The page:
glycoprotein

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glycoprotein

 [gli″ko-pro´tēn]
any of a class of conjugated proteins consisting of a compound of protein with a carbohydrate group.
α1-acid glycoprotein an acute phase protein found in blood plasma, an indicator of tissue necrosis and inflammation. Called also orosomucoid.
P-glycoprotein a cell-surface protein occurring normally in the colon, small intestine, adrenal glands, kidney, and liver, and also expressed by tumor cells. It is a modulator of multidrug resistance, mediating the transport of antineoplastic agents out of tumor cells.
variable surface glycoprotein any of several glycoproteins that form the antigenic protein coating of Trypanosoma brucei. The organisms contain numerous genes encoding hundreds of such glycoproteins and, by expressing individual ones successively, evade the immune system of the host.

gly·co·pro·tein

(glī'kō-prō'tēn),
1. One of a group of proteins containing covalently linked carbohydrates, among which the most important are the mucins, mucoid, and amyloid.
See also: mucoprotein.
2. Proteins containing small amounts of carbohydrate, in contrast to mucoids or mucoproteins, usually measured as hexosamine; such conjugated proteins are found in many places, notably γ-globulins, α1-globulins, α2-globulins, and transferrin, and are contained in mucus and mucins.
See also: mucoprotein.

glycoprotein

/gly·co·pro·tein/ (-pro´tēn) a conjugated protein covalently linked to one or more carbohydrate groups; technically those with less than 4 per cent carbohydrate but often expanded to include the mucoproteins and proteoglycans.

glycoprotein

(glī′kō-prō′tēn′, -tē-ĭn)
n.
Any of a group of conjugated proteins having a carbohydrate as the nonprotein component.

glycoprotein

[glī′kōprō′tēn]
Etymology: Gk, glykys, sweet, proteios, first rank
any of the large group of conjugated proteins in which the nonprotein substance is a carbohydrate. These include the mucins, the mucoids, and the chondroproteins.

gly·co·pro·tein

(glī'kō-prō'tēn)
1. One of a group of protein-carbohydrate compounds (conjugated proteins), among which the most important are the mucins, mucoid, and amyloid.
2. Sometimes restricted to proteins containing small amounts of carbohydrate, in contrast to mucoids or mucoproteins.
See also: mucoprotein

glycoprotein

Any member of a class of proteins linked to carbohydrate units. They are called conjugated proteins and are of comparatively small molecular weight. Some, such as follicle stimulating hormone, luteinizing hormone and chorionic gonadotropin, lose their function if the sugar part is removed; others can continue to function even if deglycosylated. Some glycoproteins are cell adhesion molecules.

glycoprotein

any PROTEIN that contains sugars as part of the molecule.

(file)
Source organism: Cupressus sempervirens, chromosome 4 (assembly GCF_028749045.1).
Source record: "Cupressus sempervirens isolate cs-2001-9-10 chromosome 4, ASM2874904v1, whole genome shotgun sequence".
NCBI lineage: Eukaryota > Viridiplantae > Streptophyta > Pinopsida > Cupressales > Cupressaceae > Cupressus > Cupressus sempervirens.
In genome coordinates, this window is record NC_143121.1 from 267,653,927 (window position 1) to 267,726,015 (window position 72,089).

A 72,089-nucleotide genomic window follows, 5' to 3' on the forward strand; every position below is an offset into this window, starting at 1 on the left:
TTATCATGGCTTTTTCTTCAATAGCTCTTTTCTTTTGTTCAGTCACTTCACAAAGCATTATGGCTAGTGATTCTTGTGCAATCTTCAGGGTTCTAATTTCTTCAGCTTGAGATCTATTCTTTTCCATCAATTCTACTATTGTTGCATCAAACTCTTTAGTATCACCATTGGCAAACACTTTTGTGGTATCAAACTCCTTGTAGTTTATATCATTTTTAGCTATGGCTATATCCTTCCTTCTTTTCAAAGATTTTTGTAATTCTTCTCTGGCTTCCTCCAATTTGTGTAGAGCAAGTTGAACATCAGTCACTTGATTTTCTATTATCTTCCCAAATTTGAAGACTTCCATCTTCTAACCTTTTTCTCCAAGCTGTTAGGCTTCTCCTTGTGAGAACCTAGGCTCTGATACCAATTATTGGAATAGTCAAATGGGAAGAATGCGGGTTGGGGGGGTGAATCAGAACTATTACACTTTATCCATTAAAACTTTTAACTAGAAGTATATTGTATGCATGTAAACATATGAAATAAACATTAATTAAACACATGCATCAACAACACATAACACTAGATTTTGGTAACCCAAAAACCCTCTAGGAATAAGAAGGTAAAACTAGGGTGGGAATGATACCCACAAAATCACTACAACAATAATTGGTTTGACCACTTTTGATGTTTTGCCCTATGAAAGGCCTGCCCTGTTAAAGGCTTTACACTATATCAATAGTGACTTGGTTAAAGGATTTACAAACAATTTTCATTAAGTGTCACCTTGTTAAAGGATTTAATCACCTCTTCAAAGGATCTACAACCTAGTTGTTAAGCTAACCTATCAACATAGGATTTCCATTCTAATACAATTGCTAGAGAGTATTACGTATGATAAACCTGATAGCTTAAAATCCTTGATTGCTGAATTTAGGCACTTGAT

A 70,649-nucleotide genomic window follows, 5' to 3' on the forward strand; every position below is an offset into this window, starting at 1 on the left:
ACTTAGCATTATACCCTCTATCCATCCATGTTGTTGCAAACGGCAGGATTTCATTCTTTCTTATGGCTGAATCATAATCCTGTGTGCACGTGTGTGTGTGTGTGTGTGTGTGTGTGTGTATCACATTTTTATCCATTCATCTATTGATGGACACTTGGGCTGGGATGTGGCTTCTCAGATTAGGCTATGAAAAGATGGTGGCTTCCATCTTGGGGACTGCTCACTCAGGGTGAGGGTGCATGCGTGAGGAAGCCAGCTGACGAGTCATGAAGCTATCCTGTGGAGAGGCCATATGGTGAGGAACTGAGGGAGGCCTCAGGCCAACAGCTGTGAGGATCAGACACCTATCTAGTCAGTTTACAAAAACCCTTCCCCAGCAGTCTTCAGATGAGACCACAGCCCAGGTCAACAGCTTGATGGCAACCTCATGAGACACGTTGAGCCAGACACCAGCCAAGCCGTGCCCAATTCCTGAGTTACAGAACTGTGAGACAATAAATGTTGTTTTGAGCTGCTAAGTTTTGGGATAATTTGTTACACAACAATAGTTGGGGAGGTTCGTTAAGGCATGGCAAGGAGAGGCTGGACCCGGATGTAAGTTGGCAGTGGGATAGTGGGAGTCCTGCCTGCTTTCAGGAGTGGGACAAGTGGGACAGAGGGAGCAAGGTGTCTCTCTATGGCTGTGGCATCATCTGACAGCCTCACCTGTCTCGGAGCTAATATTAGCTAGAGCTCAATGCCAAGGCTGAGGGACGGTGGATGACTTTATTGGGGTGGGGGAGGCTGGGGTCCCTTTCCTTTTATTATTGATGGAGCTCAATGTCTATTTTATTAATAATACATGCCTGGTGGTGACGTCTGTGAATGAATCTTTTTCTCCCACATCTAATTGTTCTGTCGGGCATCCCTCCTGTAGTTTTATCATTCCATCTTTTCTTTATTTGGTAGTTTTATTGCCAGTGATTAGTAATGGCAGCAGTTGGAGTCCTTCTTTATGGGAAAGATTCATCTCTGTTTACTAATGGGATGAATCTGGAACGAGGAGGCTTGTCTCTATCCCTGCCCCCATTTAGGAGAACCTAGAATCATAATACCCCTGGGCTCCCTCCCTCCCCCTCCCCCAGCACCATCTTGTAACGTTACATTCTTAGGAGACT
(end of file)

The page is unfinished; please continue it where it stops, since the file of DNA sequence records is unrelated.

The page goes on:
glycoprotein

protein-carbohydrate conjugated protein, e.g. amyloid

glycoprotein

One of a group of conjugated proteins formed by a protein and a carbohydrate, the most important being the mucins (as found in the lens capsule, vitreous humour) and mucoids (as found in bones, cartilage, tendons).

gly·co·pro·tein

(glī'kō-prō'tēn)
One of a group of proteins containing covalently linked carbohydrates, among which the most important are the mucins, mucoid, and amyloid.

glycoprotein,

n a large group of conjugated proteins in which the nonprotein substance is a carbohydrate. These include the mucins, the mucoids, and the chondroproteins.
glycopyrrolate,
n brand names: Robinul, Robinul Forte;
drug class: anticholinergic;
action: inhibits acetylcholine at receptor sites in autonomic nervous system, which controls secretions, free acids in stomach;
uses: decreased secretions before surgery, reversal of neuromuscular blockade, peptic ulcer disease, irritable bowel syndrome.

glycoprotein

any of a class of conjugated proteins consisting of a compound of protein with a carbohydrate group.

glycoprotein deficiency
an inherited disorder in dogs in which there is defective phagocytic function. Affected dogs have a marked, persistent neutrophilia and are susceptible to infections.
alpha-2HS glycoprotein
important in bone resorption.
References in periodicals archive ?
Keith Francis, managing director of VSG and John Garner, investment director at LDC, who led the deal
However, even with the change in direction from a spin-off to a purchase buy-out, the input from the VSG remained relevant and valuable.
Young also noted that the VSG controller is capable of reducing both emissions and fuel consumption by 40 percent.
National Instruments includes drivers and its Modulation Toolkit for LabVIEW with the PXI-5670 VSG.
Engineers can use the Agilent M9381A VSG to test wideband power amplifiers, front-end modules, transceivers and more, at standard 40 MHz RF bandwidth or options of 100 MHz or 160 MHz bandwidth with real-time corrections and O0.
In wide-loop bandwidth mode, the new VSG and VSA can settle to a center frequency significantly faster than many traditional RF instruments.
VSG has local offices in London, Belfast and Dublin.
A given VSG coat protein is encoded by a single vsg gene.
It can be scaled up to support multisite test with up to 2 VSA/ VSG pairs in a single 4U M9018A PXI chassis.
VSG began operating in 1984 and is based in Spokane, Washington.
Our association with VSG will provide an outstanding opportunity to directly gauge the needs of Indian Engineers & Scientists, which will help to accelerate the growth of our Composites Industry by setting new standards in India.